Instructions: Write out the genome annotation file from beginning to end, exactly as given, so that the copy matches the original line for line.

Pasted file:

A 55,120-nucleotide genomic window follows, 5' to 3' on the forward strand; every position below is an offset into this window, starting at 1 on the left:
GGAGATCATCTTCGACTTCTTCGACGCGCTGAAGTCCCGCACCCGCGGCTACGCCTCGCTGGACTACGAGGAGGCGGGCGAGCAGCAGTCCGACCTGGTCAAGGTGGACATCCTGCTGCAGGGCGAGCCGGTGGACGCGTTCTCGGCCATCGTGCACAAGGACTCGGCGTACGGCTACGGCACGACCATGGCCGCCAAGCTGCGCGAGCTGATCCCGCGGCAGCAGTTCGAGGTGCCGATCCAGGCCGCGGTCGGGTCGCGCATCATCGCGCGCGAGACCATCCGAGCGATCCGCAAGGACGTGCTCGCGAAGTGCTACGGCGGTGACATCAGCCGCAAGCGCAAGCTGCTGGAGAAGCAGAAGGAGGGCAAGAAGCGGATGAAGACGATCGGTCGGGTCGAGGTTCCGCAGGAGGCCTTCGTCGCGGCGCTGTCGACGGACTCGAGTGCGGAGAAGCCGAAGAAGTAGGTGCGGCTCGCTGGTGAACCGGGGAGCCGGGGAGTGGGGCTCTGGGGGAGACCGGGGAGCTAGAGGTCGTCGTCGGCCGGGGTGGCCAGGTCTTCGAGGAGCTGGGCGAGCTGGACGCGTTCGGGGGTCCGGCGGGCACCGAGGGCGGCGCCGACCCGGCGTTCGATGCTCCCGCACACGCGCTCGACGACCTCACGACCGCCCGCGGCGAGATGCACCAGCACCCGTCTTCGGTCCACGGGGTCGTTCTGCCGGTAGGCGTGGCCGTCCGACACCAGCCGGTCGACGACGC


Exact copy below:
A 55,120-nucleotide genomic window follows, 5' to 3' on the forward strand; every position below is an offset into this window, starting at 1 on the left:
GGAGATCATCTTCGACTTCTTCGACGCGCTGAAGTCCCGCACCCGCGGCTACGCCTCGCTGGACTACGAGGAGGCGGGCGAGCAGCAGTCCGACCTGGTCAAGGTGGACATCCTGCTGCAGGGCGAGCCGGTGGACGCGTTCTCGGCCATCGTGCACAAGGACTCGGCGTACGGCTACGGCACGACCATGGCCGCCAAGCTGCGCGAGCTGATCCCGCGGCAGCAGTTCGAGGTGCCGATCCAGGCCGCGGTCGGGTCGCGCATCATCGCGCGCGAGACCATCCGAGCGATCCGCAAGGACGTGCTCGCGAAGTGCTACGGCGGTGACATCAGCCGCAAGCGCAAGCTGCTGGAGAAGCAGAAGGAGGGCAAGAAGCGGATGAAGACGATCGGTCGGGTCGAGGTTCCGCAGGAGGCCTTCGTCGCGGCGCTGTCGACGGACTCGAGTGCGGAGAAGCCGAAGAAGTAGGTGCGGCTCGCTGGTGAACCGGGGAGCCGGGGAGTGGGGCTCTGGGGGAGACCGGGGAGCTAGAGGTCGTCGTCGGCCGGGGTGGCCAGGTCTTCGAGGAGCTGGGCGAGCTGGACGCGTTCGGGGGTCCGGCGGGCACCGAGGGCGGCGCCGACCCGGCGTTCGATGCTCCCGCACACGCGCTCGACGACCTCACGACCGCCCGCGGCGAGATGCACCAGCACCCGTCTTCGGTCCACGGGGTCGTTCTGCCGGTAGGCGTGGCCGTCCGACACCAGCCGGTCGACGACGC